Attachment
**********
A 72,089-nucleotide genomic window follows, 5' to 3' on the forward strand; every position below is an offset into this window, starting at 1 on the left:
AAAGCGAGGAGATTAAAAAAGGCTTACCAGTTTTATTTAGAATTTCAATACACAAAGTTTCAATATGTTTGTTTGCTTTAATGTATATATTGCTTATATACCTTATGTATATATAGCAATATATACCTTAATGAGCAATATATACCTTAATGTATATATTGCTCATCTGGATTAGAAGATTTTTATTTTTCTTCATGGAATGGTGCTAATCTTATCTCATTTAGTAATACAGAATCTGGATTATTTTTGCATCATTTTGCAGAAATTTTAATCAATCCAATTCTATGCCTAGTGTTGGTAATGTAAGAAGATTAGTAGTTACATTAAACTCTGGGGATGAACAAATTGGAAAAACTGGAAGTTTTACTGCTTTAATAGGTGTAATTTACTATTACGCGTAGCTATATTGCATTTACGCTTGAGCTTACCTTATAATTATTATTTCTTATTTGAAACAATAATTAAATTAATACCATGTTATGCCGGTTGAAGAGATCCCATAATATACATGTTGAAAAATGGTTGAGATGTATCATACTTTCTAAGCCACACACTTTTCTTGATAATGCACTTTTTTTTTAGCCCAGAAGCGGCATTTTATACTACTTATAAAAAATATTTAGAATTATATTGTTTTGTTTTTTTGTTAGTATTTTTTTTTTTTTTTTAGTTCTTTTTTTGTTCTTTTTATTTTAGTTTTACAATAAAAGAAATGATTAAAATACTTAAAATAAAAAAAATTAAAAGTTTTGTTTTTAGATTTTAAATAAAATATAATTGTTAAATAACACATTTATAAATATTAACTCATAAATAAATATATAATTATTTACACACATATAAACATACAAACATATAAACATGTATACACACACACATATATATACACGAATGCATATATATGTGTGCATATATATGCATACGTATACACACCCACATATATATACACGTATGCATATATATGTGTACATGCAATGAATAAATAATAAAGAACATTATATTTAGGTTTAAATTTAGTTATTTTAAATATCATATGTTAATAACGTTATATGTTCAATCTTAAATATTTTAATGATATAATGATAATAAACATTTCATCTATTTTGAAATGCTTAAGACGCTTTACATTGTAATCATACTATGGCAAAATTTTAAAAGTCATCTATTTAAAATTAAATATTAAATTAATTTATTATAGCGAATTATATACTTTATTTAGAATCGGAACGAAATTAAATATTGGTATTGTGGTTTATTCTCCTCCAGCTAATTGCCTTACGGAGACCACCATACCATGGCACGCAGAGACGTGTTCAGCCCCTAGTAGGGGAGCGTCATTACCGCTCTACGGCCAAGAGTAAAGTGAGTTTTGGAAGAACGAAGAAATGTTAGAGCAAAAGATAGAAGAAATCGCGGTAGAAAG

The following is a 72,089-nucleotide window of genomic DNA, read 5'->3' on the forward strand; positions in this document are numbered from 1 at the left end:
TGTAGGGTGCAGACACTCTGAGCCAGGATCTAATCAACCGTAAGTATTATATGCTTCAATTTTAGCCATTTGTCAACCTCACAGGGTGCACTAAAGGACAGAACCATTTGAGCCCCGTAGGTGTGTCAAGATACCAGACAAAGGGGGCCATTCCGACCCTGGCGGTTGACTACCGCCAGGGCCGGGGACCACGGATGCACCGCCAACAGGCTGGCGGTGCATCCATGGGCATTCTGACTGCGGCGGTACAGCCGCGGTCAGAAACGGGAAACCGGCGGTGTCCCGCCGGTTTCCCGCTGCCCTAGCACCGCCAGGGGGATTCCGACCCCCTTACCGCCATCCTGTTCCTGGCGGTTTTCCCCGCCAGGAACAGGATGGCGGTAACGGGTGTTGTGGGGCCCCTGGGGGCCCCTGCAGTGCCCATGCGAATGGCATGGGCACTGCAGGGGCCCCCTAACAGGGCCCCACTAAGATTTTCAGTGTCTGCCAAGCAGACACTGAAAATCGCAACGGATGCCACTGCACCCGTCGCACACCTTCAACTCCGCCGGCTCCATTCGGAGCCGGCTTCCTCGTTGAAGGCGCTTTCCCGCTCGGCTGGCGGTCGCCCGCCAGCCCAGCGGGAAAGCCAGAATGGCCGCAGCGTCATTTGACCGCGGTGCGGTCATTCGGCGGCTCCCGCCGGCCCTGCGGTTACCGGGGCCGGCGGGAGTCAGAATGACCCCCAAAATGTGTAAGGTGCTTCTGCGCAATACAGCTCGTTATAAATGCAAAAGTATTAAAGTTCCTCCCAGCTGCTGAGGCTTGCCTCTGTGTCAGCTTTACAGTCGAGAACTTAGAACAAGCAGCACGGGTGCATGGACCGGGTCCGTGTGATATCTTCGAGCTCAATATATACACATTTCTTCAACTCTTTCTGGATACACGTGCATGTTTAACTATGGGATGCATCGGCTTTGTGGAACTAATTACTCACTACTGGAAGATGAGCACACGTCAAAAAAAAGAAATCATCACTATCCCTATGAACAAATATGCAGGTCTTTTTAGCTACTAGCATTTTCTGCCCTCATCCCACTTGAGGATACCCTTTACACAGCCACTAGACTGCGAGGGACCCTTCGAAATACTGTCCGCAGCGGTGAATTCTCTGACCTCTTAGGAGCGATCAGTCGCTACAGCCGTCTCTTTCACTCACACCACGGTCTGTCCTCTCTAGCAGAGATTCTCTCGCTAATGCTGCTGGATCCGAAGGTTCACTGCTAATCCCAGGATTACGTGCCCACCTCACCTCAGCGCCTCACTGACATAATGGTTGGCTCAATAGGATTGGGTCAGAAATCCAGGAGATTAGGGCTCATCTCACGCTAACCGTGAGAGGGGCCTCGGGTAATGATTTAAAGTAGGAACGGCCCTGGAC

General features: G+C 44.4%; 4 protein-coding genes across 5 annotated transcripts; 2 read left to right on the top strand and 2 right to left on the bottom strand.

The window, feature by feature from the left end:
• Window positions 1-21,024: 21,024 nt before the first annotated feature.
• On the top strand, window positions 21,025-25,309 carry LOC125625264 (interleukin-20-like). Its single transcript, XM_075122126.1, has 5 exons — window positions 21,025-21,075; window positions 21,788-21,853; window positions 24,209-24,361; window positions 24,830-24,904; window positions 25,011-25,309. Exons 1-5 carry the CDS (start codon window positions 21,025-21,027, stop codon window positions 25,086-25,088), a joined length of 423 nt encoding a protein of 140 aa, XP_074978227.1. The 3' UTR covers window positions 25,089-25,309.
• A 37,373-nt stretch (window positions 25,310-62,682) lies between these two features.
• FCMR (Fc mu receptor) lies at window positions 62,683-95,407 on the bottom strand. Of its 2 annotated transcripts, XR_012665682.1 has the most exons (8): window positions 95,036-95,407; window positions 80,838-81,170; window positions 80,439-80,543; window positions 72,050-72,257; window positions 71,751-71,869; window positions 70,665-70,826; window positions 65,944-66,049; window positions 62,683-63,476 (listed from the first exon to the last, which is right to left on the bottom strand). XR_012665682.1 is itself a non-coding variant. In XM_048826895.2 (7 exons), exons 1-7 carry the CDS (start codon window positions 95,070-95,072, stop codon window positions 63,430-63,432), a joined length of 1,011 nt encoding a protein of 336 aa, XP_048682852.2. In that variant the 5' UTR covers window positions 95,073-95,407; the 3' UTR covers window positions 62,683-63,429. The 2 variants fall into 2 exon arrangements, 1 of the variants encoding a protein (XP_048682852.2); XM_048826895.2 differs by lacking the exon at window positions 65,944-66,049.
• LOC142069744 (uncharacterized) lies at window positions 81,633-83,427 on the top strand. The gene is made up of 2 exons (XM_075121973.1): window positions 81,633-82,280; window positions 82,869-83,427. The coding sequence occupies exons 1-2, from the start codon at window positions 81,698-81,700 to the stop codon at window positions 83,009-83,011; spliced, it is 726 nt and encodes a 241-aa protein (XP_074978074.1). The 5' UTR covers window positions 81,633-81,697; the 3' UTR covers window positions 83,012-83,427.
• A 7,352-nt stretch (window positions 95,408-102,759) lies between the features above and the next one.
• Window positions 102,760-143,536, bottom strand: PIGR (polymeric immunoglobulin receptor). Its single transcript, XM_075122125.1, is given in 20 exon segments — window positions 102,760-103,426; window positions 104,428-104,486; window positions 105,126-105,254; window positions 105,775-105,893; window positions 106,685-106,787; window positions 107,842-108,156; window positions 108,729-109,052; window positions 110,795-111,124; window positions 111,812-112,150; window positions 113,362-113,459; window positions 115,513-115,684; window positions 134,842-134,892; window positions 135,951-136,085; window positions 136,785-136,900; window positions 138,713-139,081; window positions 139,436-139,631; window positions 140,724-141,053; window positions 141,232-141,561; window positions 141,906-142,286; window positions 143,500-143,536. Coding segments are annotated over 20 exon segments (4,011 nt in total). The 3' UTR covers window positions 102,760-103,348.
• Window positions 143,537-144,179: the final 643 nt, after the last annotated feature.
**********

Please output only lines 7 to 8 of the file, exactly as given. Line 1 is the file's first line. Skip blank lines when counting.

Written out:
• Window positions 1-21,024: 21,024 nt before the first annotated feature.
• On the top strand, window positions 21,025-25,309 carry LOC125625264 (interleukin-20-like). Its single transcript, XM_075122126.1, has 5 exons — window positions 21,025-21,075; window positions 21,788-21,853; window positions 24,209-24,361; window positions 24,830-24,904; window positions 25,011-25,309. Exons 1-5 carry the CDS (start codon window positions 21,025-21,027, stop codon window positions 25,086-25,088), a joined length of 423 nt encoding a protein of 140 aa, XP_074978227.1. The 3' UTR covers window positions 25,089-25,309.